October Specials At The Center for Natural Dentistry in Encinitas, CA

For Immediate Release: Discover Higher Quality Dental Care at a Recession-Proof Price!

All New Patients During October 2009 Will Receive $50 Off Their First Appointment at The Center for Natural Dentistry in Encinitas, CA (online at http://NaturalDentistry.us)

October 8, 2009 – Did you know that dentistry doesn’t have to be painful? That cavities can be filled without drilling? Did you know you can receive higher quality dental care at a lower price than what you’re used to? Did you know that — even without insurance — your dental checkups don’t have to be expensive? It’s true!

The Center for Natural Dentistry — founded by Encinitas natural dentist Dr. Marvin — is altering perceptions… and providing a special offer for all new patients: $50 off your first visit if scheduled in October 2009!

So how is The Center for Natural Dentistry different (and why should you visit)?

When you visit Dr. Marvin’s dental practice in Encinitas, CA, you won’t see a sterile, cold office. He won’t “drill first, ask questions later.” He doesn’t take needless (expensive) x-rays. He won’t rush you out of the office so he can move on to other patients. He uses the highest quality materials and the most advanced techniques with every patient.

And just because his office is inviting, his techniques advanced, and his materials the highest quality, it doesn’t mean he’s more expensive. In fact, his prices are more affordable than many other dentists’!

The bottom line: When you visit the Encinitas dental practice of Dr. Marvin you will receive higher quality care for a lower price.

So why haven’t you heard about him yet? Because The Center is a new, progressive dental practice in an old, stodgy field.

Most dentists prefer to use outdated, antiquated materials and techniques because it’s what they know. It also provides the highest profit margin. (For instance, did you know there are high and low quality filling materials and you could be receiving low quality but paying high prices? Did you know your dentist doesn’t have to take expensive x-rays every visit?)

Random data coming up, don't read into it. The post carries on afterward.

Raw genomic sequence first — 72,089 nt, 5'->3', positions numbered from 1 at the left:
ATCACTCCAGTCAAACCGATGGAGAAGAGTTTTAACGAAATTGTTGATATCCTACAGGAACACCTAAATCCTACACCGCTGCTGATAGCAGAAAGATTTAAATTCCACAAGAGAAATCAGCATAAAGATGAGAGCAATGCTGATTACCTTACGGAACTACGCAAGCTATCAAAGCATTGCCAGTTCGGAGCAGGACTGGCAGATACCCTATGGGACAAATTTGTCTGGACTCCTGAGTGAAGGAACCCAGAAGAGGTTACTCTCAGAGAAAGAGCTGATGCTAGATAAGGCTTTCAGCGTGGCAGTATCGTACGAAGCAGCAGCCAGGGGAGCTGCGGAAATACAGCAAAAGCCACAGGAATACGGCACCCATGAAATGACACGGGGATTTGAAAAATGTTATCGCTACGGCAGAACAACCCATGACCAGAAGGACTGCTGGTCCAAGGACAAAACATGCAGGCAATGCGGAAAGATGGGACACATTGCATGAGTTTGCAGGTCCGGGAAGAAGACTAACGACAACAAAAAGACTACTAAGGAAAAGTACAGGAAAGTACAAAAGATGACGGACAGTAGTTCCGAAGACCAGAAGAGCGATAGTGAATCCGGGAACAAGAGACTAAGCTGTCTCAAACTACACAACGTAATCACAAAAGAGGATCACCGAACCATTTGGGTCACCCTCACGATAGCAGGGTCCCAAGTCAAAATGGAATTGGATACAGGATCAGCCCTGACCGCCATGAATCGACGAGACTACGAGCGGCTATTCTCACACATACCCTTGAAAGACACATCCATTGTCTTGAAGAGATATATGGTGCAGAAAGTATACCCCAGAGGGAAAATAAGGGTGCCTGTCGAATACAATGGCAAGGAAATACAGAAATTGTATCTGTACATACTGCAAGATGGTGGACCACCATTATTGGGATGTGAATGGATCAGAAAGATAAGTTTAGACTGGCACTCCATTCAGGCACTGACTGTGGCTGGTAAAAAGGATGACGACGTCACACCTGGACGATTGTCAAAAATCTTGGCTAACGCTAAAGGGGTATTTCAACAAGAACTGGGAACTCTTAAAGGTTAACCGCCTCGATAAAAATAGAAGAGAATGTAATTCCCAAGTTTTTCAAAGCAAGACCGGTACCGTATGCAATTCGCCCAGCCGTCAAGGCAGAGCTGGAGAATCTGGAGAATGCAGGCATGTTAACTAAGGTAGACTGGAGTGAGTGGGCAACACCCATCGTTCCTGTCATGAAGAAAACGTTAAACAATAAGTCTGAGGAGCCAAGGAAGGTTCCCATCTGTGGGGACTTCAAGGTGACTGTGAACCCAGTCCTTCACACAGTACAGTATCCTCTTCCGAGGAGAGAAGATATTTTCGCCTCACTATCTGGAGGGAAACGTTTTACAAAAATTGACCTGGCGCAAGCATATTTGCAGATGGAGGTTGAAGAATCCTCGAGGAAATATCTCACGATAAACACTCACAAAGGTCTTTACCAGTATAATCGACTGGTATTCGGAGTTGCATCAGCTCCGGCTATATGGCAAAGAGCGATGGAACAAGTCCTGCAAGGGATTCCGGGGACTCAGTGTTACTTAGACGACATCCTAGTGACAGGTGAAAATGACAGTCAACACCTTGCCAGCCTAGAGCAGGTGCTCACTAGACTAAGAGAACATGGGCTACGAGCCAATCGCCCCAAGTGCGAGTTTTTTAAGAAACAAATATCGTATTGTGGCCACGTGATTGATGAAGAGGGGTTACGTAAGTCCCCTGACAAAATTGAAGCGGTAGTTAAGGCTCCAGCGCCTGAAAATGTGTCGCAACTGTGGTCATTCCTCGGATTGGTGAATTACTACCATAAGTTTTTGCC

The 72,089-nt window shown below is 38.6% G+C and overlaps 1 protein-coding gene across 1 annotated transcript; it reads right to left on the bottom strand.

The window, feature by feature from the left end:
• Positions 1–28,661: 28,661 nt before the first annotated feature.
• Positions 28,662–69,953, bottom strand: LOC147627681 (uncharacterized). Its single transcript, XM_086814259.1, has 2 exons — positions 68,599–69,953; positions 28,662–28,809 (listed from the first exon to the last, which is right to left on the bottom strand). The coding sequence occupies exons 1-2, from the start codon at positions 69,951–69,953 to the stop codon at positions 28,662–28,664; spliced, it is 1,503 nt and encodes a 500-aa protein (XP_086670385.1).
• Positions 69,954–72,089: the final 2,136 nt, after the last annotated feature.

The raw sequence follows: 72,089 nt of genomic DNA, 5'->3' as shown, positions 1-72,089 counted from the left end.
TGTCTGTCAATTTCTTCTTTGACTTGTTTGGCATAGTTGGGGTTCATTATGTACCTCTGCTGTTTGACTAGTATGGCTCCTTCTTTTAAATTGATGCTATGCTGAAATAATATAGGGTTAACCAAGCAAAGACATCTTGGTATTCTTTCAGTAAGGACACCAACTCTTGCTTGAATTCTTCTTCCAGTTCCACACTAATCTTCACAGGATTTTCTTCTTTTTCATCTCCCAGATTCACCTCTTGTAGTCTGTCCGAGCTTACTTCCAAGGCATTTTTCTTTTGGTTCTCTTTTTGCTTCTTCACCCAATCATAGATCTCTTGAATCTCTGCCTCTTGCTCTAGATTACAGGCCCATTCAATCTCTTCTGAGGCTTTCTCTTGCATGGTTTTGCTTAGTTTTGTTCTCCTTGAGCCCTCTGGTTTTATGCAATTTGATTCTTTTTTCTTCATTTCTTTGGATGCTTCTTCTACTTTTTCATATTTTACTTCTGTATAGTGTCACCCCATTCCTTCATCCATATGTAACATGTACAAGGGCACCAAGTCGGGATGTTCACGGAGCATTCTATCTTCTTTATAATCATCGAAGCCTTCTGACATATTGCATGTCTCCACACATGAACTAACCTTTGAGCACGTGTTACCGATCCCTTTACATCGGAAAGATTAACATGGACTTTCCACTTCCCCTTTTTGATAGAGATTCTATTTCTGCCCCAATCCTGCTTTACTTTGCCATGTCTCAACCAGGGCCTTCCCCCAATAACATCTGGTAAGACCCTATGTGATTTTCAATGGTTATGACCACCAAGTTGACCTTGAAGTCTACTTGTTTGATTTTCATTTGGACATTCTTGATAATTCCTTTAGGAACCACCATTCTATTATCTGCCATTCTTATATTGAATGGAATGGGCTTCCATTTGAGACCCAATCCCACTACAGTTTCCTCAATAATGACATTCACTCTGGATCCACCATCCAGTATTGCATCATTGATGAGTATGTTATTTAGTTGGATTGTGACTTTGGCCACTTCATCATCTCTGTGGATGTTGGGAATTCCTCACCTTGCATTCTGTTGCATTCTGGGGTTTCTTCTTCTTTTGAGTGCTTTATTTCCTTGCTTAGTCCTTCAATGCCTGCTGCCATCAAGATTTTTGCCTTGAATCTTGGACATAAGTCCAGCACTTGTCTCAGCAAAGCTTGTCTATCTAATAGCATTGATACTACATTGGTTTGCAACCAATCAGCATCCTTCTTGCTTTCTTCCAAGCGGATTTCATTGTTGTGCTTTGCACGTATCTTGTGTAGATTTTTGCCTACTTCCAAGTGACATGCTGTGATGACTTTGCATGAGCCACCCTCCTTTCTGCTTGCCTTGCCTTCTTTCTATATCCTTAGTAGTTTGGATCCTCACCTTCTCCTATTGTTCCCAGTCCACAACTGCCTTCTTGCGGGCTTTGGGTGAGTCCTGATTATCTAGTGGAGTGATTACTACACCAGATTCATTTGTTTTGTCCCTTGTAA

The Center for Natural Dentistry is different. The affordable, progressive dental practice in Encinitas, CA provides a stress-free, safe, affordable, effective alternative to traditional dentistry in San Diego County.

“I definitely recommend (The Center for Natural Dentistry). It doesn’t feel like a dentist office and it’s shaping up to be the first positive dental experience I’ve ever had.”

Brian D.
Patient at The Center for Natural Dentistry

Come experience the difference. Experience The Center for Natural Dentistry, San Diego’s premier dental practice.

Special Offer: Book your first appointment in October 2009 and receive $50 off your first visit! Call 888-825-5351 to schedule your appointment today!

About The Center for Natural Dentistry:
The Center for Natural Dentistry provides safe, effective, affordable dental care to San Diego County residents. For free videos and information visit http://AmericasHolisticDentist.com or call (888) 825-5351.